Vaughan - The Science Prize is an annual competition we've been running for teachers for the past 6 years. It was launched on our anniversary year and the idea is we asked teachers how they would improve science education in their school or college with £6,000 from Rolls-Royce. We worked through the science learning centre network to get those entries and each year, we get from 1,500 to 2000 schools that put an entry in. From those, the 50 best is selected to win £1,000 as a short list and from that short list, we choose 9 finalist schools, and those schools receive a further £5,000 to go ahead with their project ideas over the following academic year.
Chris - Why did you think there was a need to do this?
Vaughan - At Rolls-Royce, we are very committed to ensuring that the next generation of students coming through will have the right skills, the right understanding, the right knowledge to be able to work in companies such as Rolls Royce. High-tech and high value added companies. So they've got to have an understanding of the basic science behind things, and be enthusiastic about it and want to go on and study at degree level and beyond, so that they can come and work for us, or want to come and work for us through apprenticeships and really get their hands on with real science and engineering.
Chris - It's telling though isn't it, if a company like Rolls-Royce has to start putting together prizes to try and stimulate what many people would argue ought to be going on in schools anyway. That's what schools are for, to try and get people interested in sciences and development so that Britain carries on as a manufacturing nation.
Vaughan - What I say about that is - I mean, the teachers do a great job, there's a lot of very good teachers out there, encouraging a lot of students to do this, but what we were trying to do with this money is allow them to do something above and beyond what they normally do. And so, with £6,000, if you are in a primary school, that's a lot of money. Our winners last year was a primary school and they received a further £15,000 pounds from us and so they received £21,000 pounds from us. We spoke to the science coordinator of that school. His budget for the whole school was £700 for the following year. So, we're able, through what we are doing is just to give them a big boost and allow them to do more than they would do, just to really raise the profile of science and engineering in the school and make it fundamental to what the people are studying.
Chris - Vaughan Lewis. So that's the theory, but what about in practice? Well, here's this year's winner to tell us.
Robert - My name is Robert Aspden. I'm a science teacher working at Teesdale School. I run a club called the STEM club, that's for Science, Technology, Engineering, and Maths. It's supposed to encourage students to want to take on those careers in the future because England and Great Britain are getting behind a little bit with that and we're trying to make sure that doesn't happen and we stay the great nation for engineers that we are. So the Rolls-Royce prizes allowed my club to push the limits of what the students could achieve.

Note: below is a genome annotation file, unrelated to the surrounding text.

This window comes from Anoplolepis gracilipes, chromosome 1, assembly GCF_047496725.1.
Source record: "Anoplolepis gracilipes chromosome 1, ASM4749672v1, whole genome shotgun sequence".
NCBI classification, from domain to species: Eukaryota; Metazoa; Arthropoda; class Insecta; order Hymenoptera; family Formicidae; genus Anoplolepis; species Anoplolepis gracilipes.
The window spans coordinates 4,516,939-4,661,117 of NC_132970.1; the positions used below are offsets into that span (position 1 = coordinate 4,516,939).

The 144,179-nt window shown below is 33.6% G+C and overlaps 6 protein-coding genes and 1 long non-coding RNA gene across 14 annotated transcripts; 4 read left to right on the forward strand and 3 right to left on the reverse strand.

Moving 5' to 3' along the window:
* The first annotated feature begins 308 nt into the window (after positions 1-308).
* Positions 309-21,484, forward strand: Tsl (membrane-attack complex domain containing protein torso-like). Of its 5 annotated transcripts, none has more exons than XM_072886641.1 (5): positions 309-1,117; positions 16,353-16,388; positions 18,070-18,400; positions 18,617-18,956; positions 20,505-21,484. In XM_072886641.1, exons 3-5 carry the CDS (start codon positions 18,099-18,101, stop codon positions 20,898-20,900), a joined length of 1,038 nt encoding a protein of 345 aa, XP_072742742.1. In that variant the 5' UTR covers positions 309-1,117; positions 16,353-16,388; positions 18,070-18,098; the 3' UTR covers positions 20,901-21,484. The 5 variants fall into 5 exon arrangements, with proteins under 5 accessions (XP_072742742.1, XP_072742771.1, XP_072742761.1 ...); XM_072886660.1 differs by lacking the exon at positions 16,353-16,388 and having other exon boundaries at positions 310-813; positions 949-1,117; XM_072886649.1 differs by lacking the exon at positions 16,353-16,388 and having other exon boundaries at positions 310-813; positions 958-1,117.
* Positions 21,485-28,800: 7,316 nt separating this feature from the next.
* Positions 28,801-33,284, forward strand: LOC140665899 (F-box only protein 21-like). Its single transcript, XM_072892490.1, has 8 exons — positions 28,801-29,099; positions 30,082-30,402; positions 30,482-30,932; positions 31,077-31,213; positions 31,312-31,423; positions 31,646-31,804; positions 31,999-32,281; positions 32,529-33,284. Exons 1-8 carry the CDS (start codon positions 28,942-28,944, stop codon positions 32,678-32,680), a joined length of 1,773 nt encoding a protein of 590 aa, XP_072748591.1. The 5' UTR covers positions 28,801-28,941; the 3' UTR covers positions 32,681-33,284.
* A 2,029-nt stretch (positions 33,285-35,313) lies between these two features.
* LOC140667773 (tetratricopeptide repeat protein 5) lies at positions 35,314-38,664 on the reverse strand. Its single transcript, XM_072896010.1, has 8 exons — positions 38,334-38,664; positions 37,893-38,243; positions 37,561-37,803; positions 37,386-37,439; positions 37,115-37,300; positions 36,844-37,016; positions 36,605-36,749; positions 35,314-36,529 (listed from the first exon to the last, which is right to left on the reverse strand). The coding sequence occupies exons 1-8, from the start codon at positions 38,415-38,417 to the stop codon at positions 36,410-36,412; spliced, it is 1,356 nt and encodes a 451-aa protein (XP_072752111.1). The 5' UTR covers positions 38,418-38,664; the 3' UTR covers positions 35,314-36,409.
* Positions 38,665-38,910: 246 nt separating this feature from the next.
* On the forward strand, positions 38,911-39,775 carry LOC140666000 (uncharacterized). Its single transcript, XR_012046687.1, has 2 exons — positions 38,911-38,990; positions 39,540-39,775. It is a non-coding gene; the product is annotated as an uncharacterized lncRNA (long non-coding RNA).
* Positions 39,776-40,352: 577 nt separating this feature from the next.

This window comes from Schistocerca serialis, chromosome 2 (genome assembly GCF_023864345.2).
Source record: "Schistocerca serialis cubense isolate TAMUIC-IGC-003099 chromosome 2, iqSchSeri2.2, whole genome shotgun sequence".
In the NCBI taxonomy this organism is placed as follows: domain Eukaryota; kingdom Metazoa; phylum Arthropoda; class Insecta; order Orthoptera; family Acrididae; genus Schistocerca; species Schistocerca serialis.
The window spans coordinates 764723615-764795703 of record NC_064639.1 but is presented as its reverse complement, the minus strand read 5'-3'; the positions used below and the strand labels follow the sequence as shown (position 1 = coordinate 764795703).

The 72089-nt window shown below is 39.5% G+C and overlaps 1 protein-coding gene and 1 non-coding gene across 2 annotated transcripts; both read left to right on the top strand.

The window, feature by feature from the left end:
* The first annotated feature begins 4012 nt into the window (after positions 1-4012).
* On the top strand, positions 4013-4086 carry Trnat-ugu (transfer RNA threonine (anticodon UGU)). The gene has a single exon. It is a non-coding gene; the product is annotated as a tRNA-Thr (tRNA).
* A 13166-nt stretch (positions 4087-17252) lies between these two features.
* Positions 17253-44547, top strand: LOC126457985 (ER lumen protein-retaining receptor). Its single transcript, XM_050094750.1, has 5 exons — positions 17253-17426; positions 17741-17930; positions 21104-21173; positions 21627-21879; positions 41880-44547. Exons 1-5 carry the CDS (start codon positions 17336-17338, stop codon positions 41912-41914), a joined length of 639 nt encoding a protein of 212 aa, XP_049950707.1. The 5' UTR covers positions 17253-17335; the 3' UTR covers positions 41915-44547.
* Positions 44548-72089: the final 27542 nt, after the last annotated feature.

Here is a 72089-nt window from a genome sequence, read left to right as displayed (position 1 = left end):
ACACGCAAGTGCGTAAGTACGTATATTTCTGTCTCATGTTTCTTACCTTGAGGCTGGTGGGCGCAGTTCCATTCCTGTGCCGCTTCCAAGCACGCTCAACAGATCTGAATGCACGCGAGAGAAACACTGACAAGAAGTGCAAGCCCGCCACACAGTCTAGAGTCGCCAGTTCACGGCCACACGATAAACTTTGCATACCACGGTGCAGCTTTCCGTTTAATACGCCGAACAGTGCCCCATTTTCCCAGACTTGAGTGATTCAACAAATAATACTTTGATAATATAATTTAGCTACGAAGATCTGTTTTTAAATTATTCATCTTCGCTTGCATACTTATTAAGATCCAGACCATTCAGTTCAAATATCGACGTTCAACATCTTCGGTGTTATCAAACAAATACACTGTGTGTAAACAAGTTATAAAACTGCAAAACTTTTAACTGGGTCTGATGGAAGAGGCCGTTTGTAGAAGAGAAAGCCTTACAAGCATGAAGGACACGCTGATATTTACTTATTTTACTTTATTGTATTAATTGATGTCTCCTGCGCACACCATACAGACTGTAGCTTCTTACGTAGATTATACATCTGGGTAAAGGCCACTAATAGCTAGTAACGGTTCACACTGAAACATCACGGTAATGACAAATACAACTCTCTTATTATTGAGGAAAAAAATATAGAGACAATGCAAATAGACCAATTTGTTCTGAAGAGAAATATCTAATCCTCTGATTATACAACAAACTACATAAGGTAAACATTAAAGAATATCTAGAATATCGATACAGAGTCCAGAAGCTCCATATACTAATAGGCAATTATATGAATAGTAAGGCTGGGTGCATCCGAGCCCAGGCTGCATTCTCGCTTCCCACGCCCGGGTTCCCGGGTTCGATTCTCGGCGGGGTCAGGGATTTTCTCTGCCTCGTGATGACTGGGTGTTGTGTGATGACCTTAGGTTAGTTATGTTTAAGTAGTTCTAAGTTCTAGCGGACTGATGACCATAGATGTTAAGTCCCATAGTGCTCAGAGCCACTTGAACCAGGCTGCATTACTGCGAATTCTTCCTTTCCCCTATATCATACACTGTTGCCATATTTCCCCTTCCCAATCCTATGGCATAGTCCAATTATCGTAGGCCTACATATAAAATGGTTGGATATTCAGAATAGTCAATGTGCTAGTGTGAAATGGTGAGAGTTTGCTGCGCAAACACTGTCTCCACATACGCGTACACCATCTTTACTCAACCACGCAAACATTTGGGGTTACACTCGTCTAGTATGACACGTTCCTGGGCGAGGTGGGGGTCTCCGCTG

Chris - What was the project you did that won you the prize?
Robert - I had the students designing, building and researching enrichment devices for a captive group of primates, some mandrills at Chester Zoo. There's a big issue at the moment about zoos and the lifestyle that animals have, so we were setting about trying to encourage and develop the lives of these animals to stop them from going insane in the captive situations. So we work with Chester Zoo who do lots of work with their animals, trying to encourage them to work for their food, and prevent these insanity behaviours that can develop.
Chris - So what did the students actually have to do and what do you think they learned from doing this?
Robert - The first part of the project, we visited the zoo so they got to see the animals and we have them studying the behaviours of the animals, so that then when they went on to design the feeders that we made, they actually made them link to the animals. So, after we did the research using obviously the internet and other resources, they had a design phase where they designed and built the feeders. We then gave those devices to Chester Zoo and a former colleague of mine who works for Salford University is doing an extended longitudinal study on whether we have or haven't actually benefited the animals because we wanted to prove, scientifically, that we have actually enriched their lives, rather than just say, we built these toys, we gave in to them, we've done our job, we wanted to actually prove that.
Chris - What about the children who took part in the study. How old were the students and what do you think they got out of it?
Robert - Well there's two parts to that answer, I suppose. The club is a key stage 3 club, so that's students of ages 11 up to about 14. The benefits to them was to do things like, just encourage their thinking behaviour, their team working, their skills about technology, and science, so they can see how all that actually links together in an applied sense.
Chris - What about in terms of the long term goal for Rolls-Royce? I've spoken with Rolls-Royce, they tell me that their aim is to try to get teachers like you to stimulate students to become the engineers of tomorrow. Are you seeing evidence that the students that you have got involved in this project are going to go in to research to benefit Britain in the future?